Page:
And he came to Nazareth, where he was brought up: and he went into the synagogue, according to his custom, on the sabbath day; and he rose up to read. And the book of Isaias the prophet was delivered unto him. And as he unfolded the book, he found the place where it was written: The Spirit of the Lord is upon me. Wherefore he hath anointed me to preach the gospel to the poor, he hath sent me to heal the contrite of

heart, To preach deliverance to the captives, and sight to the blind, to set at liberty them that are bruised, to preach the acceptable year of the Lord, and the day of reward. And when he had folded the book, he restored it to the minister, and sat down. And the eyes of all in the synagogue were fixed on him. And he began to say to them: This day is fulfilled this scripture in your ears. (Luke 4:16-21; cf. Isai. 61:1)

Christ foretold to His disciples that they would receive the Holy Ghost as He instructed them regarding their future mission: And when they shall lead you and deliver you up, be not thoughtful beforehand what you shall speak; but whatsoever shall be given you in that hour, that speak ye. For it is not you that speak, but the Holy Ghost; (Mark 13:11) confirmed by Saint Luke: For the Holy Ghost shall teach you in the same hour what you must say. (Luke 12:12)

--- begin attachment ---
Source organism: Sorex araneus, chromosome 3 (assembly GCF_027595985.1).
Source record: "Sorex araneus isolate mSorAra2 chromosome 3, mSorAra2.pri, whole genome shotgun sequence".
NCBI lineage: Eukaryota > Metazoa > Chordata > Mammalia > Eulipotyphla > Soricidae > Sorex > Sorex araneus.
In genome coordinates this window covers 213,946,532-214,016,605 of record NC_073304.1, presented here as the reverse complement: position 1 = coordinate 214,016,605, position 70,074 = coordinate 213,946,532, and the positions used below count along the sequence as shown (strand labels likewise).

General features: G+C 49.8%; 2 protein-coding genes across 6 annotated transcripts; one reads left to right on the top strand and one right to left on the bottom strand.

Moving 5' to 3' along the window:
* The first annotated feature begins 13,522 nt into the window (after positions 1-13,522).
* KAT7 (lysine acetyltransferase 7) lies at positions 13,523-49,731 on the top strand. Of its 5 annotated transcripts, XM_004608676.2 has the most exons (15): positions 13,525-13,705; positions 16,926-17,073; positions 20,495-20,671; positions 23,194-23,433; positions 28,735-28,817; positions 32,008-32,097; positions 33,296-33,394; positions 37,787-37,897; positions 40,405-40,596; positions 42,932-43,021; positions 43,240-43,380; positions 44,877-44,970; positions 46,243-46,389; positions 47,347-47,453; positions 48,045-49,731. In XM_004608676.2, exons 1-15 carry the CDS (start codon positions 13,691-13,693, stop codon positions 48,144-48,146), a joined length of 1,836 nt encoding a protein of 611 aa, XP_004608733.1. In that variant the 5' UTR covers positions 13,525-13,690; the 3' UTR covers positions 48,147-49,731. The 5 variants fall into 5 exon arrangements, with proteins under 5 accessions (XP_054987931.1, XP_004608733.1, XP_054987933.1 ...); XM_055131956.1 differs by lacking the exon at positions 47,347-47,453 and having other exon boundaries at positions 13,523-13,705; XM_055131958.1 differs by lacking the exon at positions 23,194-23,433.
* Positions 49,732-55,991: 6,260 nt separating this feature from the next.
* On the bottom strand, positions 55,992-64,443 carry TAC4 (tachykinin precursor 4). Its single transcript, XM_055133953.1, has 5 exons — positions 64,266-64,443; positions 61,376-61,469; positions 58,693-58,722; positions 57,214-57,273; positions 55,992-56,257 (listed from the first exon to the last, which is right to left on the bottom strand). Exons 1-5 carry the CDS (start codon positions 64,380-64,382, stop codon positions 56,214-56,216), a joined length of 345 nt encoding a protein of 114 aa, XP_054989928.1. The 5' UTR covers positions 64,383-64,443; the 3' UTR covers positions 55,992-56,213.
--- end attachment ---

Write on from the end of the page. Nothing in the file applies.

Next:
The Liturgy during the Paschal Season, which is also a preparation for Pentecost, brings out the passages that refer to foretelling of the coming of the Holy Ghost by drawing on the discourse of Our Lord at the Last Supper. In chapter fourteen Christ already promises to send “another Advocate” (Paraclete). He is the Comforter, the Messias, but He will send His Spirit to also dwell in His Church. The concept of the Messias being a comforter (מנחם) is why many of the false messiahs took the name Menachem: Menachem the Essene, Menachem ben Judah and Menachem ben Hezekiah. Job, a prefigure of the Christ, speaks these words: If I had a mind to go to them, I sat first, and when I sat as a king, with his army standing about him, yet I was a comforter of them that mourned. (Job 29:25) There is also that of Ecclesiastes: I turned myself to other things, and I saw the oppressions that are done under the sun, and the tears of the innocent, and they had no comforter; and they were not able to resist their violence, being destitute of help (comfort) from any. (Ecclesiastes 4:1) In the prophecy of Nahum, Ninive is to be lacking a saviour, using the same term: And it shall come to pass that every one that shall see thee, shall flee from thee, and shall say: Ninive is laid waste: who shall bemoan thee? whence shall I seek a comforter for thee? (Nahum 3:7) It appears that the Christ would be a Comforter. But now Christ speaks of sending another Comforter.